Google: An Unstable Platform


Google appears to be near a settlement with European Union regulatorsgoogle-logo over alleged anti-competitive practices there. A broad outline of the proposed remedy for this activity is beginning to emerge, and it’s fairly remarkable. The remedy has two parts. First, all Google services that appear in search results would appear in a separate box and be labeled as sponsored content. Even more remarkably, Google would be required to show search results for up to three of its competitors whenever it displays a result containing one of its own services.

Now before you get too excited, remember this settlement only applies to Europe. Don’t expect to see it in the United States anytime soon, if ever.

The core issues underlying this settlement are intriguing. Can a search engine be accused of anti-competitive behavior for favoring its own services in search results? The publisher in me says “yes,” because Google is rolling out more and more content, and it has a massive, unfair advantage over any publisher it competes with.

Google would probably respond to this by saying its dominance in search comes from providing really good search results, and that’s what will ultimately constrain its behavior. If Google gets too cute with users by pushing its own products too aggressively, users will desert it for another search engine. I buy this argument to some extent, but it also downplays the power of user habituation, and Google’s unique ability to promote its own products inside seemingly organic search results.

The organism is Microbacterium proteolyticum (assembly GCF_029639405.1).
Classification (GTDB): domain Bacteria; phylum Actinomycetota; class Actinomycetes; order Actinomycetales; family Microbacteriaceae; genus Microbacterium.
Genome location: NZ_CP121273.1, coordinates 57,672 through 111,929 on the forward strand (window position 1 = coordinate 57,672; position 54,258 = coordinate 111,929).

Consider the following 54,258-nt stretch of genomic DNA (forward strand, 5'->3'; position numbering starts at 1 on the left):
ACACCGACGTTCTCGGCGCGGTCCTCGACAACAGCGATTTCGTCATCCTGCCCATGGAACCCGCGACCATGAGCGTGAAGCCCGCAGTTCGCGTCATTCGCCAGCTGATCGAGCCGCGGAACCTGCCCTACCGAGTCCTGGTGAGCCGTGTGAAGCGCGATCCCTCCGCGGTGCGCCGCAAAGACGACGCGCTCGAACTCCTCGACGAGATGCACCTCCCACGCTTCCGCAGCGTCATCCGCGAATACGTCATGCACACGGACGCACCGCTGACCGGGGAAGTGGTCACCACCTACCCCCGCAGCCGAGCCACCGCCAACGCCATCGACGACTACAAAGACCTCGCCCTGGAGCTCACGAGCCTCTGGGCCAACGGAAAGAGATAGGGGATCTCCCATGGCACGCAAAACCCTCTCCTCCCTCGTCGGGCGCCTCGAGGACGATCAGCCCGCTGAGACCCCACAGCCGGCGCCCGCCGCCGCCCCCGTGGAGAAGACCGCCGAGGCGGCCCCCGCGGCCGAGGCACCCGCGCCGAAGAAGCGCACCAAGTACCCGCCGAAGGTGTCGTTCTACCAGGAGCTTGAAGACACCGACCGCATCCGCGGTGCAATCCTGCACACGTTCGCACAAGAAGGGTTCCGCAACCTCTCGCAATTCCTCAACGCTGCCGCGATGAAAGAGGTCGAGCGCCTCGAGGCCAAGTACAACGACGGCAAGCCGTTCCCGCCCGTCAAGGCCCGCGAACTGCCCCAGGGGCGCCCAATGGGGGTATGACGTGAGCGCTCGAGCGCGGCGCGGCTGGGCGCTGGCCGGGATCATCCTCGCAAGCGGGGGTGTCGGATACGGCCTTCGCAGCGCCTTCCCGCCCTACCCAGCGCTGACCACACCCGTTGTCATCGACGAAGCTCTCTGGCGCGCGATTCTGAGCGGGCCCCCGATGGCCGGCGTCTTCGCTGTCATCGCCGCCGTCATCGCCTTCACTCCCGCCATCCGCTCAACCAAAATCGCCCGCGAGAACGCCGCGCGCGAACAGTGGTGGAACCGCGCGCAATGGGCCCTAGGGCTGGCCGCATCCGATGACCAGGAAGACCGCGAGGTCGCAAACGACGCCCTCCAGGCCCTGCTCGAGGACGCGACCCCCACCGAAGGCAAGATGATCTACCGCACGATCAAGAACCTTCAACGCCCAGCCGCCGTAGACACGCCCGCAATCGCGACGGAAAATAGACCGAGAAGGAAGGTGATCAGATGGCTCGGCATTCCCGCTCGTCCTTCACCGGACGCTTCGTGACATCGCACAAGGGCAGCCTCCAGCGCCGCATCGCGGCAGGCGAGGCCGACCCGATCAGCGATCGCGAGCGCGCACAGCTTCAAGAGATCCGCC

I know more than a few publishers who have woken up in the morning to find their traffic - and by extension their businesses - had dried up because Google had tweaked its search algorithms. I know why Google did this, and agree they should have the right to do this. But it leaves a trail of wreckage in its wake. And Google’s seemingly accelerating push into the content business seems likely to have the same effect.

The bottom line is that Google has evolved over the years, and consequently publishers need to evolve in their thinking towards Google. The term “frenemy” was coined to summarize our confusion about how we should best interact with Google. The emerging reality seems to be that while Google can still bring benefit to all of us, it’s a mistake for any of us to depend on Google for our business. That’s a big statement to make, but from both a strategic and operational perspective, Google is an unstable platform.

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